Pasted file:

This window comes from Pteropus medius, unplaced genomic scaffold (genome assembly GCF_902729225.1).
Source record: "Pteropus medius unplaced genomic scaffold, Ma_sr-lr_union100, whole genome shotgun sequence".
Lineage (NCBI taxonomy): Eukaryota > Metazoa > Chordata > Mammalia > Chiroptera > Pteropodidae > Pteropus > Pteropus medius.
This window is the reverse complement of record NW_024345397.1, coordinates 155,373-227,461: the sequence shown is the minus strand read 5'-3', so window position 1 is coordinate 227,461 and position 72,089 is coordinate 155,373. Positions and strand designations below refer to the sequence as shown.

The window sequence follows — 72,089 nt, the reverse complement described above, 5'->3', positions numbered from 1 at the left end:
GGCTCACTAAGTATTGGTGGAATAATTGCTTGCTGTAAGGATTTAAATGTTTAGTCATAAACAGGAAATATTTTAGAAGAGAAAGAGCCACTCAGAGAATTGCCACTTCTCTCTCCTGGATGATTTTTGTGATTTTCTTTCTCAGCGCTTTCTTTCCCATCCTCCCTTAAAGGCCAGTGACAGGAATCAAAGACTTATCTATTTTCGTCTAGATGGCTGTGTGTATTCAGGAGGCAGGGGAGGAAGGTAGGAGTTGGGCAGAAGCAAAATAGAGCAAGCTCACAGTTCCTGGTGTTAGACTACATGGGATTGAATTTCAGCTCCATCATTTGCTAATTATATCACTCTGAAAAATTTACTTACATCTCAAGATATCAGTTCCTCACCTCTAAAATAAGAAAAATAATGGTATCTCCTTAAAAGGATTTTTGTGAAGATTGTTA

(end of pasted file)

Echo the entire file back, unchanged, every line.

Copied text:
This window comes from Pteropus medius, unplaced genomic scaffold (genome assembly GCF_902729225.1).
Source record: "Pteropus medius unplaced genomic scaffold, Ma_sr-lr_union100, whole genome shotgun sequence".
Lineage (NCBI taxonomy): Eukaryota > Metazoa > Chordata > Mammalia > Chiroptera > Pteropodidae > Pteropus > Pteropus medius.
This window is the reverse complement of record NW_024345397.1, coordinates 155,373-227,461: the sequence shown is the minus strand read 5'-3', so window position 1 is coordinate 227,461 and position 72,089 is coordinate 155,373. Positions and strand designations below refer to the sequence as shown.

The window sequence follows — 72,089 nt, the reverse complement described above, 5'->3', positions numbered from 1 at the left end:
GGCTCACTAAGTATTGGTGGAATAATTGCTTGCTGTAAGGATTTAAATGTTTAGTCATAAACAGGAAATATTTTAGAAGAGAAAGAGCCACTCAGAGAATTGCCACTTCTCTCTCCTGGATGATTTTTGTGATTTTCTTTCTCAGCGCTTTCTTTCCCATCCTCCCTTAAAGGCCAGTGACAGGAATCAAAGACTTATCTATTTTCGTCTAGATGGCTGTGTGTATTCAGGAGGCAGGGGAGGAAGGTAGGAGTTGGGCAGAAGCAAAATAGAGCAAGCTCACAGTTCCTGGTGTTAGACTACATGGGATTGAATTTCAGCTCCATCATTTGCTAATTATATCACTCTGAAAAATTTACTTACATCTCAAGATATCAGTTCCTCACCTCTAAAATAAGAAAAATAATGGTATCTCCTTAAAAGGATTTTTGTGAAGATTGTTA